Gokarna is an increasingly popular getaway, especially among locals of Bengaluru. But not many have the good fortune of going astray and stumbling upon unique experiences like this traveller did. By Barkha Kumari
It’s been six months since my trip to Gokarna, a quaint town in the southern Indian state of Karnataka, which is blessed with sun-kissed beaches as well as windswept hills. And yet, every time I look back on that road trip, I pinch myself. How did I see what I saw and how did I meet whom I met in just six days, without a plan and in the midst of a pandemic? It was 4.15 am on January 17, 2021. My partner and I hit National Highway 48 from Bengaluru, the city we live in, also the city that speeds off to Gokarna any chance it gets. I am not a ‘sun, sand, and sea’ person, so why was I heading to Gokarna for six days? One, because I had been to most hill stations in the state already, and two, what other options did I have given the travel restrictions? This internal monologue came to a screeching halt at 7.30 am, when our car rammed into another, divesting the vehicle of its rear bumper and us of thousands in ‘fine’.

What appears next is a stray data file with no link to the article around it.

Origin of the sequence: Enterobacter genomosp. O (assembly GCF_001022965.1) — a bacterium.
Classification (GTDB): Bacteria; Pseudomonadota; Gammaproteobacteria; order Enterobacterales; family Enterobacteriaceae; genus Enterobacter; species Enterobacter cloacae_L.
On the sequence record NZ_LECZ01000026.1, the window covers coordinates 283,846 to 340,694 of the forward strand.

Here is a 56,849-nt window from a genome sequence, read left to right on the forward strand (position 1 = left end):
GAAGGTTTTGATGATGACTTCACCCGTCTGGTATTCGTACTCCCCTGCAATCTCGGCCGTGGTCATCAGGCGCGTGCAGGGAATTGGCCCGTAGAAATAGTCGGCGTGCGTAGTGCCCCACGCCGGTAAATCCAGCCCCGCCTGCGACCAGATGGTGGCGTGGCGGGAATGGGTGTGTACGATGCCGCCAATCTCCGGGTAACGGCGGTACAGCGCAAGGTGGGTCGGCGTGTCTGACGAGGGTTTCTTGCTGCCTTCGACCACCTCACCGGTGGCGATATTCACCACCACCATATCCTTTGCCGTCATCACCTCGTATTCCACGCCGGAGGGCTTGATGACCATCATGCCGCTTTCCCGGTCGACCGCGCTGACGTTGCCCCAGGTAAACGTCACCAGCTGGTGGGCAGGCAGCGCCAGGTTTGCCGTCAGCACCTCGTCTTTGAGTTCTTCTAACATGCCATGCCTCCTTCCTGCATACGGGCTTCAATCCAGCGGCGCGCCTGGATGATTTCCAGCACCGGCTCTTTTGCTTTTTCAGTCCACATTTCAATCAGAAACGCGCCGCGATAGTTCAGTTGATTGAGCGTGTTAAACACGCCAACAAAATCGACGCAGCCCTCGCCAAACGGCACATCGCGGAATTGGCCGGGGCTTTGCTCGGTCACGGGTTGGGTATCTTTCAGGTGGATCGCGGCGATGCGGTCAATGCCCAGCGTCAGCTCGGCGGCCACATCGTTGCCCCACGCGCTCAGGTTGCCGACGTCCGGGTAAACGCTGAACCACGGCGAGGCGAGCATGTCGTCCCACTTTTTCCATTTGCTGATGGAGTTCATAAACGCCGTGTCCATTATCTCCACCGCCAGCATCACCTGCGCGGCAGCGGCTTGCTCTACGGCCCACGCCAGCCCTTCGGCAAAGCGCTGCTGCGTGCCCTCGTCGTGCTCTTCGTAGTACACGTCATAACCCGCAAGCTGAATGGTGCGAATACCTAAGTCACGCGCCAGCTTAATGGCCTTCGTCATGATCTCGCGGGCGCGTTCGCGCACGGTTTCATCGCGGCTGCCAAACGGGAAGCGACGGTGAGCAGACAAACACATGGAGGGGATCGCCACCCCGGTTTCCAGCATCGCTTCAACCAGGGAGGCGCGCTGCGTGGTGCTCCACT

We stood on the expressway shocked, wondering if this was a sign to call off the trip. But I’m glad we didn’t overthink. We fired up Google Maps instead and looked for attractions ahead of us. The town of Mundgod stoked our interest at once. It’s a massive Tibetan settlement dating back to 1966. We had heard of the Bylakuppe Tibetan colony in the state, in the hills of Coorg, but never this.
NEVER SAY NO
After cruising on the expressway for an hour, we turned into Hosur, a village of wobbly paths but also charming fields in the Uttara Karnataka district. An elderly farmer went past our car in his bullock cart, and my partner stuck out his head to ask him if I could hitch a ride.
The farmer obliged, and I jumped on. In an attempt to make small talk, I enquired, in broken Kannada, about the crops he grows. He thought I was asking for an eatery and invited us over to his house. The Uttara Kannada lunch his wife had prepared—jowar roti, saru, palya, and omelette—had us licking our fingers clean. As we were leaving, she stuck a rose in my hair and packed badam puri and chakli for the road, while her son dropped us off to a neighbourhood where the Lambadis live.